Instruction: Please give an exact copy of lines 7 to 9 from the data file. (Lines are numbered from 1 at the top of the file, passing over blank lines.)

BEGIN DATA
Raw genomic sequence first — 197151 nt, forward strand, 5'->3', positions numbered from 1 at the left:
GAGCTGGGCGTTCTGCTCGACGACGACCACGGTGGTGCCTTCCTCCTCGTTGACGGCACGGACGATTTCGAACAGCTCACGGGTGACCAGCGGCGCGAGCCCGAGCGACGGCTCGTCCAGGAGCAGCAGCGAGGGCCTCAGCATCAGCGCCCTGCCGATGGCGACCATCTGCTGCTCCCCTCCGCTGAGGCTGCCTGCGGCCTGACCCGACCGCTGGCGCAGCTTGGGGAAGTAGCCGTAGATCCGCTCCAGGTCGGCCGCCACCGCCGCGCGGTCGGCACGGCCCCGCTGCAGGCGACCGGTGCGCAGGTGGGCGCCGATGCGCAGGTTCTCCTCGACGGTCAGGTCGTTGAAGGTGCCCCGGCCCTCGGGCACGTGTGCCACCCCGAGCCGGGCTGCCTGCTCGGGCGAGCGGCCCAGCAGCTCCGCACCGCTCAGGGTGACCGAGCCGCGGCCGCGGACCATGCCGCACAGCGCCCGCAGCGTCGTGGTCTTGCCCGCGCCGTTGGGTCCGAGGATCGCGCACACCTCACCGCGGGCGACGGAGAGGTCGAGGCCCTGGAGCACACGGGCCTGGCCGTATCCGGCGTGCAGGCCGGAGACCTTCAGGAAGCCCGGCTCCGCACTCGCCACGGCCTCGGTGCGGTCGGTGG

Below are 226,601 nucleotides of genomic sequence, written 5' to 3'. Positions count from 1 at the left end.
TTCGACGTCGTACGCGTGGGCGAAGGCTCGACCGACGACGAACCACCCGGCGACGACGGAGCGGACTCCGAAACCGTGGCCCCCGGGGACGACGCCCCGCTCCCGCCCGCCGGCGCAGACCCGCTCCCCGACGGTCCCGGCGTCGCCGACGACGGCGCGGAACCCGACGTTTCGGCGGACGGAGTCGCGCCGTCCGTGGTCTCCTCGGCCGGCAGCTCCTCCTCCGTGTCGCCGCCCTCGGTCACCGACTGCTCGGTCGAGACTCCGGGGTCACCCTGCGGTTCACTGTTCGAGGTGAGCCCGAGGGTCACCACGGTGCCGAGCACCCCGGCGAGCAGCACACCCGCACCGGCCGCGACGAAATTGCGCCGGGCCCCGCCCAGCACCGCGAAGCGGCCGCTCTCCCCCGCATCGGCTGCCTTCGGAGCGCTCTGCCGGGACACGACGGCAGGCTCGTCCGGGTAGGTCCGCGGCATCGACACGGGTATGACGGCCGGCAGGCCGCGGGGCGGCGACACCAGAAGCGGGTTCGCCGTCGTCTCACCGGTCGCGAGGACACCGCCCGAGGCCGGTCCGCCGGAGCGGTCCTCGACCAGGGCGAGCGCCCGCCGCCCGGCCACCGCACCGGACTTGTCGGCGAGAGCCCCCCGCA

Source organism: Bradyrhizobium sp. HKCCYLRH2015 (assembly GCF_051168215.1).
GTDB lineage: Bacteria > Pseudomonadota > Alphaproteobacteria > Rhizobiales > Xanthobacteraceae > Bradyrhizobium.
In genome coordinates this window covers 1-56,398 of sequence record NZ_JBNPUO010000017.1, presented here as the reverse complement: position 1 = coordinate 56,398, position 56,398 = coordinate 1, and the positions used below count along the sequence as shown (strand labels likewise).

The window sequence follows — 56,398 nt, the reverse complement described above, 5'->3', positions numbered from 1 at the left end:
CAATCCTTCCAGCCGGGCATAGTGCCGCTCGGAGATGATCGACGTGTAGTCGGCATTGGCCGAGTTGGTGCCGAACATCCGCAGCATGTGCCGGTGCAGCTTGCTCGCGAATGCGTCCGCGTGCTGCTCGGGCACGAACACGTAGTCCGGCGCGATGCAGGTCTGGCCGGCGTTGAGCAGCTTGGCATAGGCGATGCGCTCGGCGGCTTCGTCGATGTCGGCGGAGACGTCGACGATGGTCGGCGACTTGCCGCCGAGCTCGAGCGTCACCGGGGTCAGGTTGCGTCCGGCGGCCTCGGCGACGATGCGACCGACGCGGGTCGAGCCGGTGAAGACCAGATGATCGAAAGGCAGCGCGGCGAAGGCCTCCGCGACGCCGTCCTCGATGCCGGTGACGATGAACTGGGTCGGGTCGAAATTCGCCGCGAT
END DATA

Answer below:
In genome coordinates this window covers 1-56,398 of sequence record NZ_JBNPUO010000017.1, presented here as the reverse complement: position 1 = coordinate 56,398, position 56,398 = coordinate 1, and the positions used below count along the sequence as shown (strand labels likewise).

The window sequence follows — 56,398 nt, the reverse complement described above, 5'->3', positions numbered from 1 at the left end:
CAATCCTTCCAGCCGGGCATAGTGCCGCTCGGAGATGATCGACGTGTAGTCGGCATTGGCCGAGTTGGTGCCGAACATCCGCAGCATGTGCCGGTGCAGCTTGCTCGCGAATGCGTCCGCGTGCTGCTCGGGCACGAACACGTAGTCCGGCGCGATGCAGGTCTGGCCGGCGTTGAGCAGCTTGGCATAGGCGATGCGCTCGGCGGCTTCGTCGATGTCGGCGGAGACGTCGACGATGGTCGGCGACTTGCCGCCGAGCTCGAGCGTCACCGGGGTCAGGTTGCGTCCGGCGGCCTCGGCGACGATGCGACCGACGCGGGTCGAGCCGGTGAAGACCAGATGATCGAAAGGCAGCGCGGCGAAGGCCTCCGCGACGCCGTCCTCGATGCCGGTGACGATGAACTGGGTCGGGTCGAAATTCGCCGCGAT